Chris Taylor

Host, eG Forums - ctaylor@egstaff.org

 

I've never met an animal I didn't enjoy with salt and pepper.

Melbourne
Harare, Victoria Falls and some places in between

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Wish I had room for the bar fridge modification. I've already looked into a lot of the equipment people use and I just don't have the space. Are you saying that I shouldn't even try or that I just wouldn't end up with commercial quality results? Given how ancient and widespread charcuterie is, why would such a precise control of conditions be an absolute requirement?

Good meat is expensive and the wait is long.

Cutting corners is risky.

It's wise to do all you can to ensure success.

~Martin


~Martin

Unsupervised rebellious radical agrarian experimenter, minimalist penny-pincher, self-reliant homesteader and adventurous cook. Crotchety cantankerous terse curmudgeon, nonconformist, contrarian and natural born skeptic who questions everything!

The best thing about a vegetable garden is all the meat you can hunt and trap out of it! 

 

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Tyler,

I do dry cure in not so perfect conditions, and the result is perfect, give it a try!

My lomo embuchado is perfect, just don't start with a salami!

feel free to ask!

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Several of us around here did all sorts of crazy, ill-advised things in our basements back before curing chambers were available on the market. Here's my set-up, and you can read down that topic for a screwball description of my "method"; here's the result.

It's easier if you can control the environment, of course, but I have to say I miss the good ol' days. That first batch of peperone was a labor of crazed, dangerous love.

Thanks for the link Chris. I'm jealous of quite a bit when I browse through that thread. Food safety is certainly always important to keep in mind, but was it ever really established if the danger was that great? With the nitrites/nitrates the danger is pretty much limited to surface contamination if I'm not mistaken. I was reading through a thread on here about surface molds that was questioning how dangerous even that was.

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Tyler,

I do dry cure in not so perfect conditions, and the result is perfect, give it a try!

My lomo embuchado is perfect, just don't start with a salami!

feel free to ask!

Thanks for the encouragement :) Would you mind describing your setup/conditions?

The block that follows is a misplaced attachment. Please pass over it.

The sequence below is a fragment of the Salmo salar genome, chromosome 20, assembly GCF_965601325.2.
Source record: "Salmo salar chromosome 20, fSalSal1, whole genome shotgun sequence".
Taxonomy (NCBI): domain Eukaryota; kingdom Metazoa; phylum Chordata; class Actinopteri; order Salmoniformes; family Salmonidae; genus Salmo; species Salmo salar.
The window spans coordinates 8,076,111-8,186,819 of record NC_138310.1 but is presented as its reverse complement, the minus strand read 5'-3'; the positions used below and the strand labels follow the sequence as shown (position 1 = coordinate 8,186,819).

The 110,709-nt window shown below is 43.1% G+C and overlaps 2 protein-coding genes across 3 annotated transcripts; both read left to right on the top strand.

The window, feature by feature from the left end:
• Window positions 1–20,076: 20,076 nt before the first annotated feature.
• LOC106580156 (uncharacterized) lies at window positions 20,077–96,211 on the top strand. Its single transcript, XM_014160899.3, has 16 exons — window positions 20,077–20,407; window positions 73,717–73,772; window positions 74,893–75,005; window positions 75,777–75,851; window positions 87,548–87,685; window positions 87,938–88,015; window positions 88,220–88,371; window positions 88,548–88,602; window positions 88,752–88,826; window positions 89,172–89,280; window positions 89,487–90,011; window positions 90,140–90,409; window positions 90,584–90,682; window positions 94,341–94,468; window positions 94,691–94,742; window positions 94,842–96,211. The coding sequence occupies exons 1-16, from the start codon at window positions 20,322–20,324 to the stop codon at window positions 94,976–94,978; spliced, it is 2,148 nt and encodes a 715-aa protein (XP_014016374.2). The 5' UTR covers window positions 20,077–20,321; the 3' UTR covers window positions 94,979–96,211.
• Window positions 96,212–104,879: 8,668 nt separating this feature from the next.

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Do you have room for a small apartment size fridge?

~Martin


~Martin

Unsupervised rebellious radical agrarian experimenter, minimalist penny-pincher, self-reliant homesteader and adventurous cook. Crotchety cantankerous terse curmudgeon, nonconformist, contrarian and natural born skeptic who questions everything!

The best thing about a vegetable garden is all the meat you can hunt and trap out of it! 

 

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Do you have room for a small apartment size fridge?

~Martin

Unfortunately not at the moment. I've been looking at a dual chamber wine fridge thinking that I might be able to use one of the compartments as a drying chamber, but I'm having trouble finding a place to put it. 800 sq foot condo here with a typically small condo kitchen. I'm saving for a renovation that will turn an awkward nook off my dining room into a bar... once that's done I'll likely be able to put something like that in there.

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I thought that I had the world's tiniest and most limiting kitchen!!!! LOL

This tiny house is just 400 square feet.

Bummer you can't find a spot for a small fridge.

~Martin


~Martin

Unsupervised rebellious radical agrarian experimenter, minimalist penny-pincher, self-reliant homesteader and adventurous cook. Crotchety cantankerous terse curmudgeon, nonconformist, contrarian and natural born skeptic who questions everything!

The best thing about a vegetable garden is all the meat you can hunt and trap out of it! 

 

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My Lomo Embuchador

Pork Tenderloin, trimmed

per kg meat:

30 g Nitrit curing salt ( I am European, in the states i would recommand 6 g cure Nr 2 and 24 g normal salt)

2,5 g Dextrose

8 g Pepper

6 g Smoked paprika powder

2 g Garlic powder

mix everything with a little water and rub it onto the meat. Wrap it into clingfilm and put it in the fridge for a week of up to 10 days depending on the size of your ternderoins.

After the period take it out of the clingfilm, attach a string and hang it into a room not more than 18° with a humidity around 70%

How I get there? I use a laundry rack to hang my sausages and put wet towels on top plus i use a humidifier in addition.

Check for mold every day and if you see white spots, just wash them away with some high percentage Alcohol.

After 2 -3 weeks you can enjoy them or you leave them longer if you wish them to be more dry.

Needless to say, that no Insects should be around..........

my friends find my home produced lomo better than what you get at the deli stores and i hope you try it!

ninagluck

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Thanks for the link Chris. I'm jealous of quite a bit when I browse through that thread. Food safety is certainly always important to keep in mind, but was it ever really established if the danger was that great? With the nitrites/nitrates the danger is pretty much limited to surface contamination if I'm not mistaken. I was reading through a thread on here about surface molds that was questioning how dangerous even that was.